by Amy Barlow
Providence Community Libraries (PCL), a private not-for-profit branch system with nine location in Providence, RI, is outraged over the city’s decision to cut 10% of its funding. The city’s budget meeting has been postponed several times, but should take place tonight. As a radical coping strategy, PCL is considering the closure of all library branches for an entire month (July, September, or December/January holiday season), in the event that the city passes the budget, as is. Instead of limiting hours during the day, or shaving days from the week, it is hoped that a drastic closure plan, during one of the busiest months, will cause public uproar and demonstrate the value of the branches in the communities that they serve.
I spoke with PCL’s Andria Tieman, an Adult Services Librarian, about the budget shortfall.
- Andria, briefly summarize how the city’s fiscal decisions will impact the operation of Providence Community Libraries.
Andria: The reduction of PCL’s budget by 10% represents a reduction of $355,000 for a library that already operates on a shoestring budget. Last year’s annual report shows that the bulk of our money was spent on staffing the libraries with little else for materials purchasing or any extras. All of our media collections are donated materials. Presently, according to a study funded by Broadband Rhode Island, 30% of Rhode Islanders lack basic computer skills. Add to that the high unemployment rate in the state, and that means we need libraries more than ever, but a 10% reduction in services would force libraries to slash hours and lay off staff.
Programming and continuing education is desperately needed by library users. But, it requires a combination of resources. Last month alone, the Rochambeau Library (one of nine PCL locations) had 99 cultural and educational programs that were free of charge and open to all. PCL is also partnering with the Rhode Island Department of Labor and Training to help job-seekers learn how to file unemployment online and search for work. The DLT is ceasing all phone filing and moving to a strictly online platform, so the burden of helping people with limited skills file falls upon the libraries and library staff.
All these services become reduced when the budget is cut simply because we won’t be able to keep the libraries open the hours that people need. As it is, the larger libraries in the PCL system–Mount Pleasant, Rochambeau and Knight Memorial are only open 36 hours a week, and Knight Memorial frequently closes early in the summer due to a lack of air conditioning. The smaller six libraries are only open 24 hours a week, mostly to accommodate children after school.
- What strategies have been discussed as ways to deal with the budget shortfall?
Andria: We’ve been trying to mobilize our patron base and ask them to speak to their city councilperson on behalf of the library. We’ve been attending city budget meetings and speaking out as library staff, board members, and users. Our business director, library director and other staff have got out of their way from the beginning of the PCL organization to forge relationships with people in city hall and to let them know what we do with our funding and how much we give back to the community with the little we receive. When PCL was established in 2006, it was founded as an organization that was determined to give back as much as possible to the poorest communities in the city–the ones who need the library most. We’ve kept those in city government apprised of all our accomplishments along the way, and have not been shy about reminding them as we face the budget shortfall.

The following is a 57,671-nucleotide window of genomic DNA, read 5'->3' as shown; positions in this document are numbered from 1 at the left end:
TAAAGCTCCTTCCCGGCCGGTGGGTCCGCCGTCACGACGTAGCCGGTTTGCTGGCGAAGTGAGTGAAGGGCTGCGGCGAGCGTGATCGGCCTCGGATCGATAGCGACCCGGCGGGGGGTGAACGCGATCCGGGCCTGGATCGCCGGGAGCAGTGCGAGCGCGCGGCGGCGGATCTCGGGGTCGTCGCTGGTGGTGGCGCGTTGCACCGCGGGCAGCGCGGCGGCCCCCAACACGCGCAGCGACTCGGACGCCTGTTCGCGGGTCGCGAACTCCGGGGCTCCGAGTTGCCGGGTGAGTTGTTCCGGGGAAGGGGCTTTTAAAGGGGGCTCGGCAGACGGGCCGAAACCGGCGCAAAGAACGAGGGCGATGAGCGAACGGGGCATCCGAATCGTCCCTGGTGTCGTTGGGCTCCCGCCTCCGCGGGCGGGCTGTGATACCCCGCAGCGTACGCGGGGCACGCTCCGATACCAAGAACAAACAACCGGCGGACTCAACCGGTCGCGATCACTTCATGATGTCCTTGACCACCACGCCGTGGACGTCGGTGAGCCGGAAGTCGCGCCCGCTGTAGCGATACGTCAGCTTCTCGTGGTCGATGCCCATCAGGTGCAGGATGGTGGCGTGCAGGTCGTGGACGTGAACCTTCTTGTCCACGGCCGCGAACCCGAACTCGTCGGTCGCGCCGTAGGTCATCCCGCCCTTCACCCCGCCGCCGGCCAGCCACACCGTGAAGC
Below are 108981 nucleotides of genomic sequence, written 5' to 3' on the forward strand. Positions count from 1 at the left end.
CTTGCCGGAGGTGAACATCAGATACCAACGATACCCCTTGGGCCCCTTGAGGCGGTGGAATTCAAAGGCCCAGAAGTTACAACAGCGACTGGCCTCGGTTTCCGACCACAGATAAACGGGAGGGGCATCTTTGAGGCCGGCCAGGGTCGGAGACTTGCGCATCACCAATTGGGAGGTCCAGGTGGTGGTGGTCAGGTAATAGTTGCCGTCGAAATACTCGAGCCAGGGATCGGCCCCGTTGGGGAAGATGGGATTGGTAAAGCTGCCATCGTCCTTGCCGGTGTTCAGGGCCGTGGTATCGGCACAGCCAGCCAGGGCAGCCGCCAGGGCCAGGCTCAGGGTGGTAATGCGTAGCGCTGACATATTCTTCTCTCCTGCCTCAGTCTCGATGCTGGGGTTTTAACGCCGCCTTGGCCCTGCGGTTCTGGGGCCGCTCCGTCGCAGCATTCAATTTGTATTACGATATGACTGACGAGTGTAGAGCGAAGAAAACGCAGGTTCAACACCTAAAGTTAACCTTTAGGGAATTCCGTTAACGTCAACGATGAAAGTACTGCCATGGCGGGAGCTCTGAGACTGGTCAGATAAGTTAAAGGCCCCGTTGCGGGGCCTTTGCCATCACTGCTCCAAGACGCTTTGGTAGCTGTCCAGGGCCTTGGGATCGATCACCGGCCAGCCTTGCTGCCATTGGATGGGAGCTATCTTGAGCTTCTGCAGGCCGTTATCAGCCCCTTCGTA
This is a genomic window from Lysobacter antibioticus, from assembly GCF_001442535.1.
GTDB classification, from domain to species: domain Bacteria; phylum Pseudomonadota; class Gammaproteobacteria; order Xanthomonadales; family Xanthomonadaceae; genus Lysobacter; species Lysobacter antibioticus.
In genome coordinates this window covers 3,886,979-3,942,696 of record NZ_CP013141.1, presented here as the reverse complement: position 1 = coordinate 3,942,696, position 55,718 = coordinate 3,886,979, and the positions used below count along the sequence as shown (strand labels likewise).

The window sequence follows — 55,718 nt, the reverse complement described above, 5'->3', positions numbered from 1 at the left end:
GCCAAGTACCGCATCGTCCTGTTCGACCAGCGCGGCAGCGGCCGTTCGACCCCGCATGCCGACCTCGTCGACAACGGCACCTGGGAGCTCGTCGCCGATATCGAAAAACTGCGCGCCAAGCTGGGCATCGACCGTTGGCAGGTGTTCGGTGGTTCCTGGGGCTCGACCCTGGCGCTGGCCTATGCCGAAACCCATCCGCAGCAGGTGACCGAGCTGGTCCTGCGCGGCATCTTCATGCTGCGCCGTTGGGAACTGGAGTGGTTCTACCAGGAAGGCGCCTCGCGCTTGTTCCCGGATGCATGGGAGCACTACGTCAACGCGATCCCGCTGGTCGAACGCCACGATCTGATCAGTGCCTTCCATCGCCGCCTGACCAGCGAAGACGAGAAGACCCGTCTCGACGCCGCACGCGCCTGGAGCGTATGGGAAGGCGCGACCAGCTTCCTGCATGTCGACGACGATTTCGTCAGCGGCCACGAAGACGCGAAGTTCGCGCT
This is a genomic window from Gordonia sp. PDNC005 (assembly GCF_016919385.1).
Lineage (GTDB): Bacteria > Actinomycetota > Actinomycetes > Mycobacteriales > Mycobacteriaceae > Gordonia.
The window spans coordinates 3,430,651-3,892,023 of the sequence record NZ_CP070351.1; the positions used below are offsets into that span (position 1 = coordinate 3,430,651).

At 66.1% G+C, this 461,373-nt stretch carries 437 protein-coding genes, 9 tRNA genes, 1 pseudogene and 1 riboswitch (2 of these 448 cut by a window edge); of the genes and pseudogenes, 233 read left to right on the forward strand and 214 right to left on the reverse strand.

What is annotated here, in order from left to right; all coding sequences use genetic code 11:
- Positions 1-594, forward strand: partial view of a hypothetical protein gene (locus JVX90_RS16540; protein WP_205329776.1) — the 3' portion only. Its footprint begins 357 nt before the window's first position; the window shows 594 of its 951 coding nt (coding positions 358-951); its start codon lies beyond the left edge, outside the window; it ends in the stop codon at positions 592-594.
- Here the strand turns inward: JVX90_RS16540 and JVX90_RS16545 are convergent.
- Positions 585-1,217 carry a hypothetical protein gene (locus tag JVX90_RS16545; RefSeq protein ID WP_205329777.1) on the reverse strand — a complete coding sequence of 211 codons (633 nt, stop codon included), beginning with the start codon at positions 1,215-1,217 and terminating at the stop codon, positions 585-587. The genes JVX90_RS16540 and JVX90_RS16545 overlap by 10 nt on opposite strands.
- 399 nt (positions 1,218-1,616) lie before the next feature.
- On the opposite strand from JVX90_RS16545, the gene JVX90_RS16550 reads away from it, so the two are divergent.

- What roles can librarians play as advocates in these situations?
Andria: Librarians are also library users and they can certainly be more outspoken about library programs, community outreach and just being a presence in the community–sometimes outside of the library, if they’re able to get away. Librarians also need to establish more of an online presence instead of just reaching out to the people who come into the library every day. More and more library users, myself included, treat the library as a place to merely pick up books that they reserved online. Putting a poster in the window doesn’t often lure these people in the way a blog, facebook page, or frequently updated website may. People don’t have time to wander by the library and see what’s going on, the library needs to be there when people are planning out their free time–usually when they’re farting around on facebook.
Andria Tieman presently works as Adult Services Librarian at Providence Community Library and filling in as Reference Librarian at Bryant University. She holds an MFA and MLIS, and is an avid blogger for several websites, including The Providence Daily Dose, where she provides readers with updates about PCL. She has also served as Communications Committee Co-Chair of Rhode Island Library Association since 2009.